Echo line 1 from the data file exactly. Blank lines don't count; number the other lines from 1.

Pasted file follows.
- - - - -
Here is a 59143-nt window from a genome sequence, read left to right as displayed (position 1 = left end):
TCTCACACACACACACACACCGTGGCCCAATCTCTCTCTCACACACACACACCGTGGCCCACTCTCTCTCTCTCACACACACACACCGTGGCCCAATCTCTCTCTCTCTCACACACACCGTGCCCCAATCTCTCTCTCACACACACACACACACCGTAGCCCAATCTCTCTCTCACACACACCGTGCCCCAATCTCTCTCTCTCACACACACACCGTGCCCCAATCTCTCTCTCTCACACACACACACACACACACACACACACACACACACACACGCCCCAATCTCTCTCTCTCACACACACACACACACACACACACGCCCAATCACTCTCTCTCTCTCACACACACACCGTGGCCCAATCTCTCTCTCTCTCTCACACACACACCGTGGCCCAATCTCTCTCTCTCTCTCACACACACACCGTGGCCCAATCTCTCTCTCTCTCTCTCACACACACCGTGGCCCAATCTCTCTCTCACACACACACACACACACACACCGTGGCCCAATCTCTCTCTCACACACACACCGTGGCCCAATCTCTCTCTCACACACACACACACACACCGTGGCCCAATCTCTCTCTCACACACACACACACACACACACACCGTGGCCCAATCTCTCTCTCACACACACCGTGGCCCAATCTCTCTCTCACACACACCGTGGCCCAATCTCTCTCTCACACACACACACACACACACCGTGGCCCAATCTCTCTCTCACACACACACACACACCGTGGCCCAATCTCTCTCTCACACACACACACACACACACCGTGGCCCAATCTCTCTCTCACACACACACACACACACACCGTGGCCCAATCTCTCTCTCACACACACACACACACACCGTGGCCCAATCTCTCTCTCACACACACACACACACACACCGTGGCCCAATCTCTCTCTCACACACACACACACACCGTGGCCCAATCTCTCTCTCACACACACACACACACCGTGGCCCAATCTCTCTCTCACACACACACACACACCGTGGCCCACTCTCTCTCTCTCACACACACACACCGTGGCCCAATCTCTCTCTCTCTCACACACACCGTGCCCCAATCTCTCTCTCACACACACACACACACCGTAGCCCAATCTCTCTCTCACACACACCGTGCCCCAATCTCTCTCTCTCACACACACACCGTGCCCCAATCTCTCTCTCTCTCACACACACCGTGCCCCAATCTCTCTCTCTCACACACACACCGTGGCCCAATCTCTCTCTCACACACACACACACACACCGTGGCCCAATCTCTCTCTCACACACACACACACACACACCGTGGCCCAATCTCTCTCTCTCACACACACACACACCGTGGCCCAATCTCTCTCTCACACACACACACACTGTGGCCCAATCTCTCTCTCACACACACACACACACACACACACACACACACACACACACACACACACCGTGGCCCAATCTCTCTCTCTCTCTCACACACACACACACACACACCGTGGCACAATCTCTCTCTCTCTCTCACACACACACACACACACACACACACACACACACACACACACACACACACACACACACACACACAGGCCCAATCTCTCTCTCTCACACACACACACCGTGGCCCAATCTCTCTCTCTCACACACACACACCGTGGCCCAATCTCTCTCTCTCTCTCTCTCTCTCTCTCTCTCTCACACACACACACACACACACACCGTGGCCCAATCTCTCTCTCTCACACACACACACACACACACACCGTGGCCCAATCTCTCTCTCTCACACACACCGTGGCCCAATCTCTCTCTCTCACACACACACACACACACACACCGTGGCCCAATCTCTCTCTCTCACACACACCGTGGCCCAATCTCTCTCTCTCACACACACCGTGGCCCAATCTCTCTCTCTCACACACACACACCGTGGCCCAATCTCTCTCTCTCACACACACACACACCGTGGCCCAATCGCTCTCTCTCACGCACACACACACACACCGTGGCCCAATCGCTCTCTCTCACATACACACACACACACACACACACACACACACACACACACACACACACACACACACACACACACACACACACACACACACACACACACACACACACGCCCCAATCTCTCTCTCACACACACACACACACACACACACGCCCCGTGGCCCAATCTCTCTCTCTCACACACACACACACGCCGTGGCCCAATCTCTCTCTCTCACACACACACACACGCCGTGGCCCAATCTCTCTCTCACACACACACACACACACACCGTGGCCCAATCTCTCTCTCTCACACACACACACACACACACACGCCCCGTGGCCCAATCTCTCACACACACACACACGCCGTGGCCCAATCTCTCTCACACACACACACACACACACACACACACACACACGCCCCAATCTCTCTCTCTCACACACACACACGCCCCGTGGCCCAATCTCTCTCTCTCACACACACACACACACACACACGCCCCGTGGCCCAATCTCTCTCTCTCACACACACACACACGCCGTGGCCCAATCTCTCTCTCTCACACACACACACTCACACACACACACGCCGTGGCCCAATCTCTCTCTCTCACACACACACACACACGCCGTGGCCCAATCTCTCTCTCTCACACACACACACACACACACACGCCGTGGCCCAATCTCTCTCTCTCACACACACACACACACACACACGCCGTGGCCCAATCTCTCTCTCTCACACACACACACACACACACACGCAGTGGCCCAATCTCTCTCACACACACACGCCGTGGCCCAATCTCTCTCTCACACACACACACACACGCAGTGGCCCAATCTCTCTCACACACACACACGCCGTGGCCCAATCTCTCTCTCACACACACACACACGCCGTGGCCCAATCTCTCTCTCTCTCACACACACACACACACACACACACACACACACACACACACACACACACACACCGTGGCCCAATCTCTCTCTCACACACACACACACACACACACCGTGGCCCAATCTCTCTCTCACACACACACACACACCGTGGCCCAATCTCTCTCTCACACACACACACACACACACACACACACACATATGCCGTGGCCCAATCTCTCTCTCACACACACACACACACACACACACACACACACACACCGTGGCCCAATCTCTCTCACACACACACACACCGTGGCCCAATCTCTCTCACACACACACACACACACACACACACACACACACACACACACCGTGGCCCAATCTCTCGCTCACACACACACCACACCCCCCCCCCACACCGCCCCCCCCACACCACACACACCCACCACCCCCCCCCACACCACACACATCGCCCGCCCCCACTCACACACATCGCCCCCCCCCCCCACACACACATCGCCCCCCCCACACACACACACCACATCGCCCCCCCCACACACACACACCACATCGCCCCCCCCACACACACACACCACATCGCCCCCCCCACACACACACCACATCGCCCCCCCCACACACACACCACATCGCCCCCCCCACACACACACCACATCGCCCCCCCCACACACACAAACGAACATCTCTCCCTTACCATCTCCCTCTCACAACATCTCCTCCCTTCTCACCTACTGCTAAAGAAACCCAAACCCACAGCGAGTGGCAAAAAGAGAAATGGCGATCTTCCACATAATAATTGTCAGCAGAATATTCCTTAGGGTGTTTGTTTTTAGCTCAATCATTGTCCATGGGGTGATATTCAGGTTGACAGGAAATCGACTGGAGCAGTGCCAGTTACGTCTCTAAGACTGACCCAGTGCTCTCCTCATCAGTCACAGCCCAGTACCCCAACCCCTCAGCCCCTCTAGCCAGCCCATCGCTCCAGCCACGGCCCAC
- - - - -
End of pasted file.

Here is a 59143-nt window from a genome sequence, read left to right as displayed (position 1 = left end):